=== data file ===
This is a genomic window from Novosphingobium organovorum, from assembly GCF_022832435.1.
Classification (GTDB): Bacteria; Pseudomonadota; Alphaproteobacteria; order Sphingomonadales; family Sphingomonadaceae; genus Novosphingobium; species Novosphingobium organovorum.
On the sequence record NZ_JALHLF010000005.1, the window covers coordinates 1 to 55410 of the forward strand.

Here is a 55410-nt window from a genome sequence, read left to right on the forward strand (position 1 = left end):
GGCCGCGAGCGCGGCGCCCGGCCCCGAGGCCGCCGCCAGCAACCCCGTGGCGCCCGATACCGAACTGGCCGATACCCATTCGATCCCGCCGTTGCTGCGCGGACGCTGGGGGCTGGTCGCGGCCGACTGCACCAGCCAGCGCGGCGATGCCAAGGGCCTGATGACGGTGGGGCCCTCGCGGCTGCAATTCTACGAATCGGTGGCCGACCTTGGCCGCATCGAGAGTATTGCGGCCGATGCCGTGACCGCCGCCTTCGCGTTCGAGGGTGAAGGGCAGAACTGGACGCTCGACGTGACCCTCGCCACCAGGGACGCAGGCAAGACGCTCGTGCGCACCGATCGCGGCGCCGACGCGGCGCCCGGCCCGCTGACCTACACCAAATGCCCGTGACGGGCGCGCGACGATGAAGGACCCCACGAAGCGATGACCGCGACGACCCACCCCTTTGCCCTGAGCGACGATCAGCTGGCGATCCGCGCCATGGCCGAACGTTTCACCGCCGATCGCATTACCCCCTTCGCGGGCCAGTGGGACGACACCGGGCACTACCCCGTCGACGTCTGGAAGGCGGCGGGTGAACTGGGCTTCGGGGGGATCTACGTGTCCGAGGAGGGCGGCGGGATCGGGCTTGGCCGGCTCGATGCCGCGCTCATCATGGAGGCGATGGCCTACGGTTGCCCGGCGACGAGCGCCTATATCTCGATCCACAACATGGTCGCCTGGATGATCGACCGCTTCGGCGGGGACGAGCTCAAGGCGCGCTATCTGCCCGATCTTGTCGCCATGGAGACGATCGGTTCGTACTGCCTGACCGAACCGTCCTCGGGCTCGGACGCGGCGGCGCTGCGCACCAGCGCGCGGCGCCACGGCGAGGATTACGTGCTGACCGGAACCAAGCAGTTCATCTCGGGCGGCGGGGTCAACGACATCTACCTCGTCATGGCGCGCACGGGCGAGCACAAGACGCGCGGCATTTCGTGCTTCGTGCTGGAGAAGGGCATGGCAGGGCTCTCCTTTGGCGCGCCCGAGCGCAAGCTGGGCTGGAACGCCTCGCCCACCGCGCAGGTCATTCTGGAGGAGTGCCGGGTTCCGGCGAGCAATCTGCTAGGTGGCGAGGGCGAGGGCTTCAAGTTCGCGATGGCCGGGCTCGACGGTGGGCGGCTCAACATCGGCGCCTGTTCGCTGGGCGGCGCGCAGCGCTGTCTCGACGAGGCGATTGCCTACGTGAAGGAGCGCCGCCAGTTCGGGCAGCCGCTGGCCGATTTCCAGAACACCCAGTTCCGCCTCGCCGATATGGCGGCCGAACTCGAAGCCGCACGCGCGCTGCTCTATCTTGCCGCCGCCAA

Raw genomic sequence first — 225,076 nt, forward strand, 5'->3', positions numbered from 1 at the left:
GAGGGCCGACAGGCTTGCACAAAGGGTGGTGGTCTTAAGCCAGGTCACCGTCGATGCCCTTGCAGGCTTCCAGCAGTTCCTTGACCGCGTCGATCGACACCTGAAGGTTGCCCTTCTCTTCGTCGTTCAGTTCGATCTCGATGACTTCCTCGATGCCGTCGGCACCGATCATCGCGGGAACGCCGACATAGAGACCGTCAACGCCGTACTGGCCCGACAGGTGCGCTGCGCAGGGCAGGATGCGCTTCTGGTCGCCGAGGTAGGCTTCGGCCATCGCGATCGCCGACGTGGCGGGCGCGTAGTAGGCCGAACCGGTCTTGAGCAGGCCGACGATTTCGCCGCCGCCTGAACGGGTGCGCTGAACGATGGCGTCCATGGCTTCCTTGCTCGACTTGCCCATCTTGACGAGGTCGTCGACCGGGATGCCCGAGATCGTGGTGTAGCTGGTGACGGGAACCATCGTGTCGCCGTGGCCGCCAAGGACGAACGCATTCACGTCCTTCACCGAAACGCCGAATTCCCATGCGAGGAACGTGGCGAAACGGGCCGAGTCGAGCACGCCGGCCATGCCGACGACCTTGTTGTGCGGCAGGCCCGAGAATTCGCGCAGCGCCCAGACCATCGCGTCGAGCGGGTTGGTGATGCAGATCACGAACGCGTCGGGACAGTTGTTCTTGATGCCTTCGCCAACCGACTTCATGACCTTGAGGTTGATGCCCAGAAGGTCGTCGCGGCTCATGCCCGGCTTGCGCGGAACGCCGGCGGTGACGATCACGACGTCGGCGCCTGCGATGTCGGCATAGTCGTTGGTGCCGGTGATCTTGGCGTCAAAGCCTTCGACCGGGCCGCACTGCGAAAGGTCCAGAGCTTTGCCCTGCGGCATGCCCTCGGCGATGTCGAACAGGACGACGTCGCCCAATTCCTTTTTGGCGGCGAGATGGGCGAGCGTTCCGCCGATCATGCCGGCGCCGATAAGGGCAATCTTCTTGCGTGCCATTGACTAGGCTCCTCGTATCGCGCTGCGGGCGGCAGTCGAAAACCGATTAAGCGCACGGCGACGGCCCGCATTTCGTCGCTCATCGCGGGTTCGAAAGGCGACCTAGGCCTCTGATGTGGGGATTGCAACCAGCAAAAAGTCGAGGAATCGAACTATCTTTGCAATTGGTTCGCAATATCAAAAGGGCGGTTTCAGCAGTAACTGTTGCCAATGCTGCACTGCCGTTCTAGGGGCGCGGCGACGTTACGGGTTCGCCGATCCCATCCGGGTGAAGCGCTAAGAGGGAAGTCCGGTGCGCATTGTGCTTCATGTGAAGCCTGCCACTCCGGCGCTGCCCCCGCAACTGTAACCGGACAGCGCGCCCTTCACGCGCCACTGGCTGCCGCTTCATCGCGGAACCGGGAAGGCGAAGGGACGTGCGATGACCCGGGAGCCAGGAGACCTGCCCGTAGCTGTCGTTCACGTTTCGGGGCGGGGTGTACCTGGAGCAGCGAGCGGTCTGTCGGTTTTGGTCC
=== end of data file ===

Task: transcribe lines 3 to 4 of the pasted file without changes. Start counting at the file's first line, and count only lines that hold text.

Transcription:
On the sequence record NZ_JALHLF010000005.1, the window covers coordinates 1 to 55410 of the forward strand.

Here is a 55410-nt window from a genome sequence, read left to right on the forward strand (position 1 = left end):